What Matters Most Is the Glue That Holds Us All Together

A special message this holiday season, wherever you may be

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by Colleen Steele |

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It’s beginning to feel a lot like the day after Christmas.

Hopefully, that feeling is joy, but if it isn’t, what’s bothering you? Were symptoms of pulmonary hypertension making you too ill to go anywhere or do anything? Did the holiday not go according to plan?

Maybe money was tight, or you weren’t well enough to shop for Christmas gifts, leaving little to nothing under the tree; or was it a loved one you were missing more than things?

Are you an exhausted caregiver recovering from the physical and emotional support you provided while attempting to make the holiday season perfect?

Were traditions broken, and maybe a few precious ornaments, too?

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Meaningful mosaics

We celebrated Thanksgiving in the U.S. last month. In honor of the holiday, I colored a mosaic of a butterfly and wrote a column about how it helped me express what I am most thankful for and why.

It was fortuitous that a few weeks later, I happened upon a TikTok video by the creator Terence Sullivan. In it, he tells a touching story about a grandmother’s unique Christmas mosaic and her hope of rekindling joy among life’s broken pieces.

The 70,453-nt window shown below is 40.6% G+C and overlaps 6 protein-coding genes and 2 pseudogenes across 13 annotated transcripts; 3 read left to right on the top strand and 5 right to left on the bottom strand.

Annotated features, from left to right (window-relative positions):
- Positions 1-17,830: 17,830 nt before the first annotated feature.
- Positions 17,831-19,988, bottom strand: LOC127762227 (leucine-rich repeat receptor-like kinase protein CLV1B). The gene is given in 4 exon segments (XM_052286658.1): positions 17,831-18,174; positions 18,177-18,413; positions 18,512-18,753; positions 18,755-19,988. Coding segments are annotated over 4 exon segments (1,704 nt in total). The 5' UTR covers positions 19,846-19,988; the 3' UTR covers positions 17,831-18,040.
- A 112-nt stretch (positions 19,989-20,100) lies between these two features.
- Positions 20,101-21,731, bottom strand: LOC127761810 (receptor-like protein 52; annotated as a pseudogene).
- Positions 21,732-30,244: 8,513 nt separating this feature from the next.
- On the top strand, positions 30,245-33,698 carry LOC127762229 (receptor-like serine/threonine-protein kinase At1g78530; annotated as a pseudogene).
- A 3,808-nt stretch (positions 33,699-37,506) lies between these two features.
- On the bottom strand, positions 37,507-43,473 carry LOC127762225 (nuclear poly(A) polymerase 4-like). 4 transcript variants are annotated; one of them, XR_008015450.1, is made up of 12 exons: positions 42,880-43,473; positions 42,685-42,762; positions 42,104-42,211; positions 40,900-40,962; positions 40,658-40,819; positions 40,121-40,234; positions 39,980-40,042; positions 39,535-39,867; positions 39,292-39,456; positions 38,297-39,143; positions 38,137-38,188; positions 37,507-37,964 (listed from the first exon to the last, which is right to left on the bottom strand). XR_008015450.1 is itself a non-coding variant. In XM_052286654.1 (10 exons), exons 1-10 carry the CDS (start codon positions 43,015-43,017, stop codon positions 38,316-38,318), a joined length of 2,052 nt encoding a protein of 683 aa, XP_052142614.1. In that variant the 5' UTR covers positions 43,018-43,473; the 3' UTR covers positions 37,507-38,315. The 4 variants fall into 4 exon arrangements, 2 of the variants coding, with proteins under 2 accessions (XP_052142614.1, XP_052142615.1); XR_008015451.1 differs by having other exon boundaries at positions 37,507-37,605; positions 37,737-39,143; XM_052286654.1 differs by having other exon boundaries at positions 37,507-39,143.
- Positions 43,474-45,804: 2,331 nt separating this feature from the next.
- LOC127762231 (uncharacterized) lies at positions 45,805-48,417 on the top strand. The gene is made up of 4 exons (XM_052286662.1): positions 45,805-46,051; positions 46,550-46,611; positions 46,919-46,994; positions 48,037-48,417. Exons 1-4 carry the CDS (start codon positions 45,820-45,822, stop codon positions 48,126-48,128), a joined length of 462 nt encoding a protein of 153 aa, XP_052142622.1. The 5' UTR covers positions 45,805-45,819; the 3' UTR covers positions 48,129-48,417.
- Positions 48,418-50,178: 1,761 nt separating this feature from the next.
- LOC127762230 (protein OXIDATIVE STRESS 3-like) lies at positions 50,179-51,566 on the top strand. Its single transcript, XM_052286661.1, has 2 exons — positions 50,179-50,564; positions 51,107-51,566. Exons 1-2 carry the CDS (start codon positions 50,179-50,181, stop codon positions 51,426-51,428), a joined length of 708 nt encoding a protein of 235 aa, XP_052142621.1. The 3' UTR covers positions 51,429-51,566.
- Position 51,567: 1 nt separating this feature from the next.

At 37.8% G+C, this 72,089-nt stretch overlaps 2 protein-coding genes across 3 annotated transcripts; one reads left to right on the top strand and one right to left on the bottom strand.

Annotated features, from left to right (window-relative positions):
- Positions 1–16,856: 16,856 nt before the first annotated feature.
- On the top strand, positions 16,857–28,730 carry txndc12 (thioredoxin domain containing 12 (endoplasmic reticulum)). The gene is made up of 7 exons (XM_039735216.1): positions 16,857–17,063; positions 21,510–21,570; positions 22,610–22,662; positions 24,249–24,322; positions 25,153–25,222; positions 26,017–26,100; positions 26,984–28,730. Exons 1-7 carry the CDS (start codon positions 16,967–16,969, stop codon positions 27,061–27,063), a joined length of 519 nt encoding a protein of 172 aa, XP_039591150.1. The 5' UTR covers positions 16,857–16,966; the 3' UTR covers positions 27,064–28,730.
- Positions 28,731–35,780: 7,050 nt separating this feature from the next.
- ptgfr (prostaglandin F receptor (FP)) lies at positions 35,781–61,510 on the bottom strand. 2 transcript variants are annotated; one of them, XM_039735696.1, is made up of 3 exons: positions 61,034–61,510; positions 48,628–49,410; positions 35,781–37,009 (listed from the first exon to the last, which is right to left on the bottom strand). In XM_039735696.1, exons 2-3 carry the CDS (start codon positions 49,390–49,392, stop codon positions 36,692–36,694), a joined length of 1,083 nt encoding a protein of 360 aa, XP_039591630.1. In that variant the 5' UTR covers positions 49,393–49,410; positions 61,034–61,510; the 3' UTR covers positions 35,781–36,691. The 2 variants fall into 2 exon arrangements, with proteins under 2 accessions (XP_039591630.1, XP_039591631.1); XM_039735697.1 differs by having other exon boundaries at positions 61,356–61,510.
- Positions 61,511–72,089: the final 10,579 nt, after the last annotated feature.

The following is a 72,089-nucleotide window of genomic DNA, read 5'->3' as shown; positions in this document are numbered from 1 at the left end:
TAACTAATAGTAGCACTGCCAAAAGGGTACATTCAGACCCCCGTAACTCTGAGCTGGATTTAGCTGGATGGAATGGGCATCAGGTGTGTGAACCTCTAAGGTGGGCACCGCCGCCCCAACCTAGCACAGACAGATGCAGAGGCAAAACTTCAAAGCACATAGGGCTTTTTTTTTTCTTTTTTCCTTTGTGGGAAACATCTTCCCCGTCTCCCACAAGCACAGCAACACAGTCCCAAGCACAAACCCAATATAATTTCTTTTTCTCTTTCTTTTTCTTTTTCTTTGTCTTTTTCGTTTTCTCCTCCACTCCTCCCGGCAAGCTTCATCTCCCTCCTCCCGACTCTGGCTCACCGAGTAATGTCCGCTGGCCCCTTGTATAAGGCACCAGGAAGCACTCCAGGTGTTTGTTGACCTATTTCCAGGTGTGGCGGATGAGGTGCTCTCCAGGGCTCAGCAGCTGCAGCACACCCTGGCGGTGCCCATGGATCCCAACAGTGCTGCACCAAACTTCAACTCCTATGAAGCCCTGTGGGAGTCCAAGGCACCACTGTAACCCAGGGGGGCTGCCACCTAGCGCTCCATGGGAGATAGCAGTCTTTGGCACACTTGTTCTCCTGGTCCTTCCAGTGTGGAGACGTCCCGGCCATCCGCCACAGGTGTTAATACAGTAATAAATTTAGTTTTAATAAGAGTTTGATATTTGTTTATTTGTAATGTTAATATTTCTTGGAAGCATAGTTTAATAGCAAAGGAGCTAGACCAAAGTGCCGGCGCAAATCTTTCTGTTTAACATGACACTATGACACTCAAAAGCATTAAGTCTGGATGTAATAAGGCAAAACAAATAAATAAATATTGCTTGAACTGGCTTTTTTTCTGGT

I’m not sure if Terence is the author of the story. I attempted to contact him, but he did not reply. Whether it is his or not, he does a beautiful job telling it and performs an uncanny impersonation of actor Ryan Reynolds, tearing up as he listens to the story.

Broken ornaments

The story begins with a grandmother who, much to her daughter Kim’s dismay, gifts her granddaughter a fragile Christmas ornament every year.

The first one she received was a green turtle made of blown glass. As the little girl placed the ornament on a low-hanging branch, Kim questioned the grandmother why she would give a gift this precious to a child.

“She will absolutely break it,” argued Kim, but her frustration grew when the grandmother responded, “Just let it break. We can put it back together.”

Several Christmases later, Kim came up with a solution. She created a “look but don’t touch tree” to display Nanny’s precious ornaments. Sadly, nobody really looked at the special tree out of fear of breaking an ornament.

Terence solemnly lowers his voice and continues with the story, “First Christmas Nanny is no longer with them, Kim is putting the tree together separate from the family tree in the other room.”

This was her private moment with Nanny’s tree. As she delicately placed an ornament, her now adult daughter called to her. When Kim turned in response, she knocked an ornament off the tree, breaking it.

Inconsolable, Kim sweeps the pieces into a dustpan and discovers a little ribbon with a note in her mother’s handwriting tucked inside the broken ornament.

It read, “Kim, this was from your first ballet recital. You wore pink tights with purple hearts and never looked happier. Love Mom.”